New York, NY - NYC Sets Goal To Screen, Treat All Pregnant Women And New Mothers For Maternal Depression
Last updated on: November 17, 2015 05:37 PM
New York, NY - First lady Chirlane McCray and Deputy Mayor Richard Buery announced the initiative Tuesday.
As a first step, the city’s public hospitals and Maimonides Medical Center have set a two-year deadline to screen all new mothers for depression and connect them with mental health treatment, if needed.
The Greater New York Hospital Association also will add mental health services for new mothers at its hospitals.
Mayor Bill de Blasio says screening for maternal depression “should be a part of routine care.”
McCray, who has dedicated herself to improving mental health services for New Yorkers, says too many pregnant women and new mothers don’t get the attention they should and that they’re afraid to seek help “because they worry about being judged.”
“More than 10,000 women in New York will suffer postpartum depression and its devastating consequences next year. We owe it to them, their children and our communities to provide the kind of care that can guarantee their families a healthy start; the kind of care we’d want for our own moms. That care starts with screening and identification and it’s a great way to ThriveNYC,” said Pam Brier, President and Chief Executive Officer of Maimonides Medical Center.
“This bold, timely initiative from First Lady Chirlane McCray is welcomed by OHEL as a means to further strengthen women, families and all communities. While maternal depression is treatable, for too long it has been stigmatized, severely impacting the well-being of mothers, their children and other family members. That the majority of women suffering from postpartum and related mental health illnesses can be effectively managed makes Ms. McCray’s statement all the more powerful. Healthier mothers raising healthier children will make for healthier communities. OHEL looks forward to expanding its existing collaboration with Maimonides Medical Center on this initiative,” said David Mandel, Chief Executive of OHEL Children’s Home and Family Services.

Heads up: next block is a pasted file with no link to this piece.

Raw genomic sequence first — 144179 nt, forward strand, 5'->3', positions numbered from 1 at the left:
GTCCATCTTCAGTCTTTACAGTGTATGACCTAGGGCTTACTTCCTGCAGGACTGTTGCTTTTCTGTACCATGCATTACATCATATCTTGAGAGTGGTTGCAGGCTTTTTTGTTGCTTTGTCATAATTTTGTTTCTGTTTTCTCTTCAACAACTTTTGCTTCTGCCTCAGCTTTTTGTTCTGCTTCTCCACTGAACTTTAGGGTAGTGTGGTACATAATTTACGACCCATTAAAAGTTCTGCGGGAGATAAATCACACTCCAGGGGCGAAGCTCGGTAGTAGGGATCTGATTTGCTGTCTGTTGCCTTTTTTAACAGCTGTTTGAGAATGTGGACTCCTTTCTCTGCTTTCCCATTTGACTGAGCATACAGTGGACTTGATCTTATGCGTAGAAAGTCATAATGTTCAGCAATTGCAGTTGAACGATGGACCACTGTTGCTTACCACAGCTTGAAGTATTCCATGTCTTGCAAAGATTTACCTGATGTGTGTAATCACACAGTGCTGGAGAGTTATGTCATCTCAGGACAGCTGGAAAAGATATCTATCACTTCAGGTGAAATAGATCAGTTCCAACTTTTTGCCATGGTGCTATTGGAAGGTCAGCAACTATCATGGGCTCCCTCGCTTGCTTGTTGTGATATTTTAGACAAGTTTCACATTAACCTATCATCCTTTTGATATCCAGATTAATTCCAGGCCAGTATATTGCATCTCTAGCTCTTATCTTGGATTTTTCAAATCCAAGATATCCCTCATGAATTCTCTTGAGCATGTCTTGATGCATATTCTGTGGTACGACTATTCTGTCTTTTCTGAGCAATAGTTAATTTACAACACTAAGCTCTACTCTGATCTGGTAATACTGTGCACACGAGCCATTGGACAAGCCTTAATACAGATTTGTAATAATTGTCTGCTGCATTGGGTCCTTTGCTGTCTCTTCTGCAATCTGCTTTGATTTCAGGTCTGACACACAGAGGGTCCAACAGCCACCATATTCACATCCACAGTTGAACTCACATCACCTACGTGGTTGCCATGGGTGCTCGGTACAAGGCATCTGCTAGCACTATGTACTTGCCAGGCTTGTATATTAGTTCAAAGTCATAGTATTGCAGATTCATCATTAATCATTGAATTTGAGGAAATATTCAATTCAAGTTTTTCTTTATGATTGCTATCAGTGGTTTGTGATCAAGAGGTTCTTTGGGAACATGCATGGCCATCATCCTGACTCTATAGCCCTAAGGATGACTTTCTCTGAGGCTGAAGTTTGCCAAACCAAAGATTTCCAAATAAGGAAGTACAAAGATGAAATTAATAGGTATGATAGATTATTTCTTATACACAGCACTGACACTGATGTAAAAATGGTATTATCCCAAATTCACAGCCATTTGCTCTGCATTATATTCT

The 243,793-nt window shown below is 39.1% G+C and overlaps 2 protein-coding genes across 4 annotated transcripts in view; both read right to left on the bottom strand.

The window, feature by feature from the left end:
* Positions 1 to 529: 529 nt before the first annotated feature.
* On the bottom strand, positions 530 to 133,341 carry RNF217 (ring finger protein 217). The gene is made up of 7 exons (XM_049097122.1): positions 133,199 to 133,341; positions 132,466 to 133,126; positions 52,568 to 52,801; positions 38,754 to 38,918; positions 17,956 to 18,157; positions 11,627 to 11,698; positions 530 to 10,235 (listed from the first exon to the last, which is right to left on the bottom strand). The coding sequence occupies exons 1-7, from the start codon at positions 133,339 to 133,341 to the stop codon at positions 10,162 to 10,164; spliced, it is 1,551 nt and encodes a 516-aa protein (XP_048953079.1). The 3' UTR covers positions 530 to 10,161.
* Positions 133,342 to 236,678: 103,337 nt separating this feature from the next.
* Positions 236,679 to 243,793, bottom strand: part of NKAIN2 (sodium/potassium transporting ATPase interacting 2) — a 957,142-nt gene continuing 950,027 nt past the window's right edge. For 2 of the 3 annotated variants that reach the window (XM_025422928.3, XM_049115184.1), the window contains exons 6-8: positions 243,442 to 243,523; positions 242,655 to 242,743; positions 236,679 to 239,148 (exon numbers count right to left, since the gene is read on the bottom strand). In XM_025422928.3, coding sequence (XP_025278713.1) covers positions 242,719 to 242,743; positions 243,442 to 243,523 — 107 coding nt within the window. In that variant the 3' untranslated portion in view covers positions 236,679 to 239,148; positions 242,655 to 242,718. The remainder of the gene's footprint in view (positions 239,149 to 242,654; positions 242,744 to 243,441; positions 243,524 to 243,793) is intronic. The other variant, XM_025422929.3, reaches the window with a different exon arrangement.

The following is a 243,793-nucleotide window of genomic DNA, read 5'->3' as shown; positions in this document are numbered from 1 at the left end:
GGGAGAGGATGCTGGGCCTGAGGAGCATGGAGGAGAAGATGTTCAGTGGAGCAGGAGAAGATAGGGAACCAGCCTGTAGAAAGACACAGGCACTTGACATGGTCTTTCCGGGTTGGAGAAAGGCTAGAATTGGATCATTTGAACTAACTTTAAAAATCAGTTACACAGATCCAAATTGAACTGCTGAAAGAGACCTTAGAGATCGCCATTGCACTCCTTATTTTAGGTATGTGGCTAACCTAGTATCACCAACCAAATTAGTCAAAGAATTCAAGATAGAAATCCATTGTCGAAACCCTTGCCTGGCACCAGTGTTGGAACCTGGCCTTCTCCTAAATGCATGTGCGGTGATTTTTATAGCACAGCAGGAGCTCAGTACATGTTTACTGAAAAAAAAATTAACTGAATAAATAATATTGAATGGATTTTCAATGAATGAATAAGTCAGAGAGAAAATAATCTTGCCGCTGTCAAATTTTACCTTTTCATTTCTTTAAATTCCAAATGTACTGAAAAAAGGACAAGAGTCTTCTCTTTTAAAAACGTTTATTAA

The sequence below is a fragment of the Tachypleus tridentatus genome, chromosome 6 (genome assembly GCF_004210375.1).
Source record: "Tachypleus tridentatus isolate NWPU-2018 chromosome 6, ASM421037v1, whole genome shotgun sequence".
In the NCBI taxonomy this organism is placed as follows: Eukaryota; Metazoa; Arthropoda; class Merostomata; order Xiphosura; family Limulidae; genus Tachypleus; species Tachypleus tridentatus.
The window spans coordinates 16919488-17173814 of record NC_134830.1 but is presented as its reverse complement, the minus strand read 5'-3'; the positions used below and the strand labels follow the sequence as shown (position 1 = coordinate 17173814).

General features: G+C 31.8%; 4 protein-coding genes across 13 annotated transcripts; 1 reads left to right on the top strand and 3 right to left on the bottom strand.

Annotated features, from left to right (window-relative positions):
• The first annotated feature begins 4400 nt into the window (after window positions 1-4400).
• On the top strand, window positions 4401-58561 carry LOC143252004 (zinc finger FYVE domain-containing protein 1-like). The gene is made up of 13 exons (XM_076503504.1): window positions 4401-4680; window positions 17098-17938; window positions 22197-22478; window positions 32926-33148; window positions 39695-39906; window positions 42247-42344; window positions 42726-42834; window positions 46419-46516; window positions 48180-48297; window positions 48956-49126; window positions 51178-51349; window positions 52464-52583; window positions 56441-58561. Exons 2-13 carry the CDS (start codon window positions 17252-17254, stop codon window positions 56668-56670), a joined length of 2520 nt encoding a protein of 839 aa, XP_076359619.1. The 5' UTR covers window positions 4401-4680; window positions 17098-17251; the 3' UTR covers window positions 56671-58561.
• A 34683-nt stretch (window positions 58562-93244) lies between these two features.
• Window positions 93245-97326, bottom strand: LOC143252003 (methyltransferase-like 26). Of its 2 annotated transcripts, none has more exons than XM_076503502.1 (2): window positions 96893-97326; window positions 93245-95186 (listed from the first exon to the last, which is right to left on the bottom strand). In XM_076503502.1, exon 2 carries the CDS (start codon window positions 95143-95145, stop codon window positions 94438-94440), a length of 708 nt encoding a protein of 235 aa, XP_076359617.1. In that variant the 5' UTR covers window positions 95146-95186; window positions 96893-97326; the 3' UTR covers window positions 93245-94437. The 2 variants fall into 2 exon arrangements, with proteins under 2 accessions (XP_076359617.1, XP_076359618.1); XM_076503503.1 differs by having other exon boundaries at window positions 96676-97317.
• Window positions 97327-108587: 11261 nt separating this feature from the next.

Signs and symptoms of maternal depression can range from mild to severe. Symptoms may include feeling sad, hopeless or overwhelmed; crying a lot; having no energy or motivation; having trouble focusing, remembering or making decisions; sleeping too little or too much; having thoughts about hurting yourself, that something terrible might happen to the baby or that you might hurt the baby, and more. New York City offers a number of supports for pregnant women and new mothers experiencing depression. For more information, click here .
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